Don’t rely on short-term funds to fund long-term projects, says RBI
Chasing lower marginal costs of funding to retain market share in lending a myopic strategy, says Acharya
Mumbai: The Reserve Bank of India (RBI) on Friday advised financial firms against relying on short-term sources for funding long-term projects saying it leads to a “maturity rat race”.
Deputy governor Viral Acharya said that chasing lower marginal costs of funding in order to retain or acquire market share in lending is a myopic strategy and is associated with significant rollover risks in the medium term.
The liquidity crisis was witnessed after IL&FS, which had funded long-term infrastructure projects through short-term funds, defaulted on payment obligations and was downgraded by credit agencies over the past two months. On 17 September, rating agency Icra downgraded IL&FS’s credit rating to default, after it failed to meet repayment obligations of ₹12,000 crore in short-term and long-term borrowings. This practice, Acharya said, appears to have led to a form of “maturity rat race in the financing of the financial sector”.
“RBI, along with the government of India and the Securities and Exchange Board of India (Sebi), has been closely monitoring the situation. I would like to urge all financial firms to place greater reliance on equity and other modes of long-term finance for funding of long-term assets rather than relying excessively on short-term wholesale paper,” said Acharya.
He added that increasing asset-liability mismatch can be particularly imprudent when global and domestic conditions are tightening. “It is best to avoid this in order to safeguard financial firms’ own balance sheets as well as for financial stability,” he added.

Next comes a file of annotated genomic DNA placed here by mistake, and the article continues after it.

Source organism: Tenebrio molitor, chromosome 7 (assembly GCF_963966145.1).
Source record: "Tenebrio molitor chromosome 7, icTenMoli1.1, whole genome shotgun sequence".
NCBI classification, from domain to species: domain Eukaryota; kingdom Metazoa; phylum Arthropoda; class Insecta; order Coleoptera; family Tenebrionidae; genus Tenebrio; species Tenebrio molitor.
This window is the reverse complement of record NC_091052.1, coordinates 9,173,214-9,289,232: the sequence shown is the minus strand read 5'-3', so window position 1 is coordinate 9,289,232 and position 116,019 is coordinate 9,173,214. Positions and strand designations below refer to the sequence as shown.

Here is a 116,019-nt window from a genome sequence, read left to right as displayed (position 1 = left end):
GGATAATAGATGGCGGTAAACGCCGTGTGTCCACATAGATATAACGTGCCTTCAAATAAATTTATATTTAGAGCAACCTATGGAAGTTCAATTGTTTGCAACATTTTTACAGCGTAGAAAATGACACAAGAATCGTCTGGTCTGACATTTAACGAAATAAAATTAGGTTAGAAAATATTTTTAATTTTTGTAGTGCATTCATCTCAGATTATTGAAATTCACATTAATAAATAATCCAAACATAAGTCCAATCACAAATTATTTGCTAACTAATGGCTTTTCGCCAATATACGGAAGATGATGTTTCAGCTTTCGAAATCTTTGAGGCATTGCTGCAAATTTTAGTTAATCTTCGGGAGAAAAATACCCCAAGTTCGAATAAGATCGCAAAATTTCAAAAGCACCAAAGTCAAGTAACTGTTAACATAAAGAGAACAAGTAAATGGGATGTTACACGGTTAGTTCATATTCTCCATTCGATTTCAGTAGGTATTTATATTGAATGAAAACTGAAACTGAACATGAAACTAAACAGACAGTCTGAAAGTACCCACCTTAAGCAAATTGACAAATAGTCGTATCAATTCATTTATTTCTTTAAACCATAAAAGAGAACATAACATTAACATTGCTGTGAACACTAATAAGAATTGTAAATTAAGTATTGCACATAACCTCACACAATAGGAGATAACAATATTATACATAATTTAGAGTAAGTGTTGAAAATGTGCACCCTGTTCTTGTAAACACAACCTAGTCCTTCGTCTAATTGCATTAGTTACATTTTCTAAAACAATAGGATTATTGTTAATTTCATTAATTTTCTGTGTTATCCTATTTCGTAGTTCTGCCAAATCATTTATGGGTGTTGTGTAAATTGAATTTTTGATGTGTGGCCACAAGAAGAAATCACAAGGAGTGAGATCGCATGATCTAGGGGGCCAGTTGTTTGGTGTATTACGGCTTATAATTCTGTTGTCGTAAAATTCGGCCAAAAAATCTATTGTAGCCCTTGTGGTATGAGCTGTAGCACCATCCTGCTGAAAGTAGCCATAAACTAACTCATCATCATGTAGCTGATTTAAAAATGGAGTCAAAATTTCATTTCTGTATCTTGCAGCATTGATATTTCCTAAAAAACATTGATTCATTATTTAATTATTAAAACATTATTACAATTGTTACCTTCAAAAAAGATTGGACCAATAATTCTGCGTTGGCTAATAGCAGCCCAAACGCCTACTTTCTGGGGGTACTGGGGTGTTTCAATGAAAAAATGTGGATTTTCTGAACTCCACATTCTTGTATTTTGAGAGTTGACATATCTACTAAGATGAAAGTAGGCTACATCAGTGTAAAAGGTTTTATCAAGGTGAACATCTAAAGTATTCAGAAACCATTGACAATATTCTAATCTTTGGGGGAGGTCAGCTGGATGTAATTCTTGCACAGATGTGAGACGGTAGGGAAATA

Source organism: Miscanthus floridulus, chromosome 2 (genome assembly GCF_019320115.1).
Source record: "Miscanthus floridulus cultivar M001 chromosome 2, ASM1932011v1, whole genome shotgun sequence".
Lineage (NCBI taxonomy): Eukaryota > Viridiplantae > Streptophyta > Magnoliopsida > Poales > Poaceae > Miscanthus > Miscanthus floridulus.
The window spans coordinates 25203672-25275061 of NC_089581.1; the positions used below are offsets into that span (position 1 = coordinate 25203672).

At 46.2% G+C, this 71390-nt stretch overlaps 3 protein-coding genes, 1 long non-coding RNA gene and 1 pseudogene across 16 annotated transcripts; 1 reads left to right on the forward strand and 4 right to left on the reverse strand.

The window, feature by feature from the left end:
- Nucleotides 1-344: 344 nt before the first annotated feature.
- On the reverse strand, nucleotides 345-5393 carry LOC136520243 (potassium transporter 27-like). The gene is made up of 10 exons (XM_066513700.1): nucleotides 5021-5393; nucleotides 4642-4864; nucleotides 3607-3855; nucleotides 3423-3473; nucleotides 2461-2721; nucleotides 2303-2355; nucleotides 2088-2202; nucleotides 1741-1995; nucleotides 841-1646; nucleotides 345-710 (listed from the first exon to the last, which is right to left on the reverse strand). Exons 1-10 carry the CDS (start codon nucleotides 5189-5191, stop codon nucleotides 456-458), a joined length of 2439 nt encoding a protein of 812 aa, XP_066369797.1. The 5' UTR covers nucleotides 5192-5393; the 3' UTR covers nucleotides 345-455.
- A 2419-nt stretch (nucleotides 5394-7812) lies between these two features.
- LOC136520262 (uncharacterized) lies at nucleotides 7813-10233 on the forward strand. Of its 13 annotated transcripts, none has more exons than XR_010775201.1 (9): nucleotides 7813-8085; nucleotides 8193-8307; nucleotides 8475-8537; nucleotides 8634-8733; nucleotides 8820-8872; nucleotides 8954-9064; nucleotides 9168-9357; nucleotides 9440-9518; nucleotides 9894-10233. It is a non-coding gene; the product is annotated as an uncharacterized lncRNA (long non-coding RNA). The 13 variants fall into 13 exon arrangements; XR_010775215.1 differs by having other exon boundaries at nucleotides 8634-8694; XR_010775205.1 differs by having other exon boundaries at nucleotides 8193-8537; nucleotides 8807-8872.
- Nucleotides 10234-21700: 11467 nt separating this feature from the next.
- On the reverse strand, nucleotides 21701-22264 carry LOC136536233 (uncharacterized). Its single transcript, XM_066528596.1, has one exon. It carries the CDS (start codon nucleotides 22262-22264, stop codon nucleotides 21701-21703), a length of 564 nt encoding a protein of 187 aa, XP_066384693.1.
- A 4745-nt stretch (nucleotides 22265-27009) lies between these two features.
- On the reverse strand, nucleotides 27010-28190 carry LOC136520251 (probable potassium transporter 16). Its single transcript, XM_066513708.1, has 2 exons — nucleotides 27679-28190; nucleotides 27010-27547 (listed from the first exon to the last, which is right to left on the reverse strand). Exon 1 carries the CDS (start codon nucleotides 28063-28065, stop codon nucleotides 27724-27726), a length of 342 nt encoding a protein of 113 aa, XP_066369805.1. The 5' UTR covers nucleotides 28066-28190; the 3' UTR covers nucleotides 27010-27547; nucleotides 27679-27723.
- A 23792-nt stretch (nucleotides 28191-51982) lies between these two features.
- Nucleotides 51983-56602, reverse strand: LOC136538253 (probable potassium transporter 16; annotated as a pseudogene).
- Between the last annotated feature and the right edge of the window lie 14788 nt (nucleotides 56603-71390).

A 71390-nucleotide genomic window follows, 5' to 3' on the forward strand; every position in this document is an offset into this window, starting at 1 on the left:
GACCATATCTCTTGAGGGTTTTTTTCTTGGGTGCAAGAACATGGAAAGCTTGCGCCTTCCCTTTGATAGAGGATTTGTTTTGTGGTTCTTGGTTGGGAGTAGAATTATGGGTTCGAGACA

Mint reported on 4 October that IL&FS will see maturity of ₹835 crore of commercial paper (CP) by March 2019, of which ₹250 crore of CPs will come up in December, according to a private placement prospectus issued by the company in May.
Acharya said that post demonetization, system liquidity—or liquidity in the money market— remained in surplus till March 2018 and has largely remained neutral for most of the first half of this fiscal. “The weighted average call rate (WACR) or the rate at which banks and primary dealers borrow and lend in the unsecured money market has been 10 basis points (bps) below the policy rate, reflecting the comfortable liquidity,” he said.
Acharya added that system liquidity remained largely neutral in August and entered into a deficit zone in mid-September as anticipated.
Meanwhile, deputy governor, N.S. Vishwanathan said that RBI is closely monitoring the non-banking financial company (NBFC) sector and added that the NBFC sector plays a critical role of meeting the credit needs of different segments of the economy, more so of the informal sector.
Vishwanathan said that the last couple of years have seen a rapid growth of the NBFC sector and it has used diverse sources of funds for this expansion. The modes, he said, include tapping the market—in order to keep the marginal cost within check some of them have resorted to increasing market borrowing in the form of commercial paper (CP) and that could result in asset-liability mismatch (ALM).
“There is an ALM guideline for them but we are looking at strengthening them so that we can avoid this rollover risk going forward. We believe that isolated events should not be seen as having any system-wide indications,” said Vishwanathan.
Vishwanathan said the RBI has synchronized the NPA (non-performing assets) recognition norms of NBFCs with the banking sector now. Speaking on core investment companies (CIS)—NBFCs investing in group companies—he said that 90% of their exposures should be to a group entity, of which at least 60% should be in equity. “The framework for them is that they must work on a debt-equity ratio of 2.5 at the entity level not at the group level,” said Vishwanathan.
Mint reported on 5 October that experts had pointed to the need for tightening regulations pertaining to CICs. “Currently, these NBFCs have a light-touch regulation, which is likely to change post the IL&FS crisis,” a senior banker said, asking not to be identified. He added that it is to be seen how RBI effectively regulates holding companies like IL&FS which are involved in both financial services business and real sector activities.
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